Saturday night we all got a little sleep.  I don't think my mom slept much at all; I slept about as much as I do on any given night at home, which is not enough, but I can usually make do with coffee.  I should tell you that nighttime is kind of a circus at our house since Reagan's diabetes diagnosis, & I was nervous about taking the circus on the road without Trey, who plays an integral part in the balancing act we've been performing since January of this year.  The short version of the story (which I rarely opt to tell, as you know) is that we only go so many hours without checking Reagan's blood sugar number, & that includes during the night.  

Reagan ready to hit the town Sunday morning:

Henry still lounging in his pajamas Sunday morning:

Once everyone was bathed & dressed & the last diaper had been packed in a bag, we headed for a brunch buffet.  I cannot recall the name of the restaurant but they had good coffee & a warming plate full of cream-cheese-filled, berry-topped crepes on the buffet that made every hardship of the trip worth it.  

Post-brunch photo op:

After brunch, we wandered around one of the many posh outdoor shopping areas Dallas boasts.  At some point I checked Reagan's number, & she was running low, so I gave her some raisins.  For several hours we were waving all manner of carbs in Reagan's face attempting to keep her number up.  For some reason, despite my giving her minimal insulin at brunch, she was running low, & while it's usually easy to get her to rise, that wasn't the case for a few hours Sunday afternoon.  I got her up to a nice 96, only to check a little later to see she'd fallen back to 76.  This almost never happens; when she's not where she needs to be, she trends high rather than low unless I've made a glaring insulin error, but that wasn't the case Sunday.  We were forcing gelato down her throat, & still no significant rise.  If I haven't said it lately, it needs to be said that diabetes will drive you insane; I am four months in & while my admittedly limited math skills have improved significantly, my grip on sanity is slippery many days.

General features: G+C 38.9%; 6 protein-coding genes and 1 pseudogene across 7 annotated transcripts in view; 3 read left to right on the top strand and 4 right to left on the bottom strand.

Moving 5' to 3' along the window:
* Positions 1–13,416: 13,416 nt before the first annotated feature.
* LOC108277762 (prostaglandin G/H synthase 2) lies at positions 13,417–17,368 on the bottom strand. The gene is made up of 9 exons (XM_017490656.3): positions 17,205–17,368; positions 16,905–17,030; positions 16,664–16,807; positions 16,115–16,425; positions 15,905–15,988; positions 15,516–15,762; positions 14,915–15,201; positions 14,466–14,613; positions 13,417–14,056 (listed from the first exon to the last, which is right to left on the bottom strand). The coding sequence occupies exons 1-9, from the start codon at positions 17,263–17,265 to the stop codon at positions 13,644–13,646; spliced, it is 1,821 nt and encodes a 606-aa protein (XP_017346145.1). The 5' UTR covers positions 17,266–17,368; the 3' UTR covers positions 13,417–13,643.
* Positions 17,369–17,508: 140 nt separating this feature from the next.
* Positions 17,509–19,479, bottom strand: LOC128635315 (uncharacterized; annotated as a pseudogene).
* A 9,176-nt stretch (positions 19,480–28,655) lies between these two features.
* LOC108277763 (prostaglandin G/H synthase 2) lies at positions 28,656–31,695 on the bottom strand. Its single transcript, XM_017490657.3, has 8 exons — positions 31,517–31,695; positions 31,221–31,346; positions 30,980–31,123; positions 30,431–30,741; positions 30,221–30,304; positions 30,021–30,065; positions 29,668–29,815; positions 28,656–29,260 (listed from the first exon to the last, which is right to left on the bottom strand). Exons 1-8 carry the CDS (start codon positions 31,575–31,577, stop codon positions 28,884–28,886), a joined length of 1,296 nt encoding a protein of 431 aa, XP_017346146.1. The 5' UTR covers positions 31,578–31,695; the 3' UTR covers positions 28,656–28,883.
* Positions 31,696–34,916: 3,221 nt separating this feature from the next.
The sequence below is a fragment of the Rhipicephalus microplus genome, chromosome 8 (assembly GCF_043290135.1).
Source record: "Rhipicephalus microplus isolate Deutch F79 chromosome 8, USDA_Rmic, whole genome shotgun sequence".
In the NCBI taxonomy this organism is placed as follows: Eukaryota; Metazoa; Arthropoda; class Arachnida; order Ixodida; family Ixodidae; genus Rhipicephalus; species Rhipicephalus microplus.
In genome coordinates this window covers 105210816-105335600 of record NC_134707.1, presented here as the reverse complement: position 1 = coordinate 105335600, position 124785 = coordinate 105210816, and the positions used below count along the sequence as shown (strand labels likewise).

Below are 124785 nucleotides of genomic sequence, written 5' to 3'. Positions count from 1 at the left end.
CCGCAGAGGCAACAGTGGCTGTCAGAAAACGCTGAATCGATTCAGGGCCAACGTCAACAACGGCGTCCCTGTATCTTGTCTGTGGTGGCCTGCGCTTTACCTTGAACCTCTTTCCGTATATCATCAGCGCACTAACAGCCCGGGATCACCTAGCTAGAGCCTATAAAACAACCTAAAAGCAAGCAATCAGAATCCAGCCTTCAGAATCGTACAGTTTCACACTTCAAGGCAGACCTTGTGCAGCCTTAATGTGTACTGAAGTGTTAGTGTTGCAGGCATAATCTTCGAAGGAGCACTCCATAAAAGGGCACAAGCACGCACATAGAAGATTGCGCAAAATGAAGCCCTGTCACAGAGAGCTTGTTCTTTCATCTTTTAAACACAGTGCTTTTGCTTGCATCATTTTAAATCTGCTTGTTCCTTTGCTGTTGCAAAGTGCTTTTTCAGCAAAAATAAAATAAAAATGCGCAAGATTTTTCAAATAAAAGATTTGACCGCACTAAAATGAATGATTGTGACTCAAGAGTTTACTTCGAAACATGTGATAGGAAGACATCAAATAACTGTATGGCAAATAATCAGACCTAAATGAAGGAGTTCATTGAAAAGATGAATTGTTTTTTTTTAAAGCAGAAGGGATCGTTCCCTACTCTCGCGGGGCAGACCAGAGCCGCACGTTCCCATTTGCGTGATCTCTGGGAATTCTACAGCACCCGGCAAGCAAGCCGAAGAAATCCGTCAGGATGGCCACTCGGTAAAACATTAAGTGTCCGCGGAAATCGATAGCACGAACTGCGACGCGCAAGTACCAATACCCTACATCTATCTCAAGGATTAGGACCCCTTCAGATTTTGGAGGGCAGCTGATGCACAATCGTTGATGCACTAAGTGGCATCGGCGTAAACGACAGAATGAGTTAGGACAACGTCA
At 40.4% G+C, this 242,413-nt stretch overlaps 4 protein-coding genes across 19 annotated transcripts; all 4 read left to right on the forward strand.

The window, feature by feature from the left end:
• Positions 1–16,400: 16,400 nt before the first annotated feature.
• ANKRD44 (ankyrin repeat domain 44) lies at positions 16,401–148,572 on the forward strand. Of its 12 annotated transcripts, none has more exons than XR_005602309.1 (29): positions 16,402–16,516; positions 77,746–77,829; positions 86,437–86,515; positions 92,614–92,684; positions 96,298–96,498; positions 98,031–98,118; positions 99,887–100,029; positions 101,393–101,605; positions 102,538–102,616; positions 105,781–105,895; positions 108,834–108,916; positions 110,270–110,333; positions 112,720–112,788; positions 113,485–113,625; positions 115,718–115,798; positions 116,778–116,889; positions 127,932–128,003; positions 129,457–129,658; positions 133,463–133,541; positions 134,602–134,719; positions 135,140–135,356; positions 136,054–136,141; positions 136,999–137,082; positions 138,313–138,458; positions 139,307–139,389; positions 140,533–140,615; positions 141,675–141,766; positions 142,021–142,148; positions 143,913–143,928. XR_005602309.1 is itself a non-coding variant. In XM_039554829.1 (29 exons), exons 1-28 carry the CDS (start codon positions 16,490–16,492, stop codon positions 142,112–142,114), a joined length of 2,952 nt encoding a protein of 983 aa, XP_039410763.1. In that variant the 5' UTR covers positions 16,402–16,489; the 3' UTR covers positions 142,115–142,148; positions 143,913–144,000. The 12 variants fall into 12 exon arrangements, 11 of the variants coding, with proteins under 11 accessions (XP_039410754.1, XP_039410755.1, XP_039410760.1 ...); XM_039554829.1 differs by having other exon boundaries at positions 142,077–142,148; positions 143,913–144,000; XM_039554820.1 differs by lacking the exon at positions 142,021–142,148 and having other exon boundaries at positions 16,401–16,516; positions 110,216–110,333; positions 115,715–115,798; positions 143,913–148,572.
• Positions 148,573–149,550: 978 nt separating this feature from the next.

In the midst of all the carb eating, I found two nice tops at Chico's.  Sanity restored, if only temporarily.  I am certain that had I purposefully set out to find nice tops while in Dallas, I'd have found nothing.  When you set the bar low, something as insignificant as a new shirt can make the weekend. 

This is what Henry thought of my new tops:    

We did a little more shopping before hitting the road Monday.  This is Reagan surveying what Gap has to offer in the way of hats this season:

I made a nice haul in Gap.  I was exhausted, hadn't showered, was wearing no make-up, & had a dirty diaper staring me down, but a $15 Gap sweater on clearance parted the clouds.  I also found another shirt & a scarf on sale - - all while maneuvering Henry in Jessica's overly large jogging stroller that was not made with indoor shopping in mind.